There's ton to be done before rendering (modeling proper corner radii, adding part lines, creating realistic materials, choosing dynamic lighting/environments, etc.) to set yourself up for success. After that treat your renderings the same way you would a photoshoot. Set up your lights/environment to get all of the highlights, shadows, and reflections you need, even if they don't all come in the same shot. Render a spectrum of options. Composite your shots, tweak your exposure and color balance, add or remove noise... Just like every photoshoot has different post-production needs, every rendering does, too.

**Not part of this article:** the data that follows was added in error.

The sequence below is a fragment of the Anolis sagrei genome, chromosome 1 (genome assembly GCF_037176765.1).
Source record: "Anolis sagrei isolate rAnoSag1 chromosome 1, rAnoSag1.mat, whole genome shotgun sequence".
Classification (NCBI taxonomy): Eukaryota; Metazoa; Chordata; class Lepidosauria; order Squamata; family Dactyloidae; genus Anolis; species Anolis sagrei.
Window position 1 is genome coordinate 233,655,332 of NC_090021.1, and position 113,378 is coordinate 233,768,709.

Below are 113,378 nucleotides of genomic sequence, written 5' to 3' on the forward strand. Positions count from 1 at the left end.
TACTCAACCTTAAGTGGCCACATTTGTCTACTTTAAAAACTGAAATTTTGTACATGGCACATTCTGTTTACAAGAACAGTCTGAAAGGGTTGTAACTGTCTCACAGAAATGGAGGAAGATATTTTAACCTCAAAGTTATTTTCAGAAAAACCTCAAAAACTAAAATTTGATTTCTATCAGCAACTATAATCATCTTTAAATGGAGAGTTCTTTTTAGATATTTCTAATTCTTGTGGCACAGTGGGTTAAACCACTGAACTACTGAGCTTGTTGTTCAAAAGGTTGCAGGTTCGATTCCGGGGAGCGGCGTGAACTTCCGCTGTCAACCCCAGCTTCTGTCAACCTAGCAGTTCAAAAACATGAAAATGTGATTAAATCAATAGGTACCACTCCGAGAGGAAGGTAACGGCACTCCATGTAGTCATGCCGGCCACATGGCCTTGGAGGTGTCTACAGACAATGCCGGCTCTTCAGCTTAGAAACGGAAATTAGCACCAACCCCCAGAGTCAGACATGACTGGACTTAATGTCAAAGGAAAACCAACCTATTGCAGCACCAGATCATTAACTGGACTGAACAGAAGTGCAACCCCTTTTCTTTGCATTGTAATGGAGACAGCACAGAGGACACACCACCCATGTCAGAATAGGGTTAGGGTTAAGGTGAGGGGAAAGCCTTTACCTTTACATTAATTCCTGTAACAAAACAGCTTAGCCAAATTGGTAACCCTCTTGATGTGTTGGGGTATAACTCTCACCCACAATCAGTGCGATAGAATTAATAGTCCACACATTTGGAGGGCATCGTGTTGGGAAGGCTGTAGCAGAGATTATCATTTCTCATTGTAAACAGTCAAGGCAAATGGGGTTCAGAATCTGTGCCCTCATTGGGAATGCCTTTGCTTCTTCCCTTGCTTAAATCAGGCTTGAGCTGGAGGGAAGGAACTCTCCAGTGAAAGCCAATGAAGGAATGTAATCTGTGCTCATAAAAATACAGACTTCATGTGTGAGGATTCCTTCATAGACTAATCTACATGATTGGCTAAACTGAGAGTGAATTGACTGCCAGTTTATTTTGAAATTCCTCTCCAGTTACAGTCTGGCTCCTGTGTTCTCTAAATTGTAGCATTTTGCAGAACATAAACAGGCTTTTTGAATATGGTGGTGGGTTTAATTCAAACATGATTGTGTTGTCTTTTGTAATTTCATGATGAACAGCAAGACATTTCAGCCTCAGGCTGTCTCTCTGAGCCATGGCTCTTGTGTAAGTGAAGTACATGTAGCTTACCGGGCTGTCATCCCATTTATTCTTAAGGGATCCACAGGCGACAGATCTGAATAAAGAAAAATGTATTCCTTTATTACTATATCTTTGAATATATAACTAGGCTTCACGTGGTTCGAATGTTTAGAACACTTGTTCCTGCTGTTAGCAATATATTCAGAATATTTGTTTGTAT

Reverse engineering reference photos and renderings can really help, too. What camera angles are they using? Where are their lights? What kind of background do they use? Shadow, reflection, or both?
Finally, be aware of the telltale signs of the rendering program you're using. The default options and environments on Bunkspeed/Keyshot, for example, tend you give you this grey, cloudy blob for a shadow that can be a dead giveaway of a rendering. Working to eliminate things like that will not only give you a more photoreal look but help to push you toward more dynamic images in general.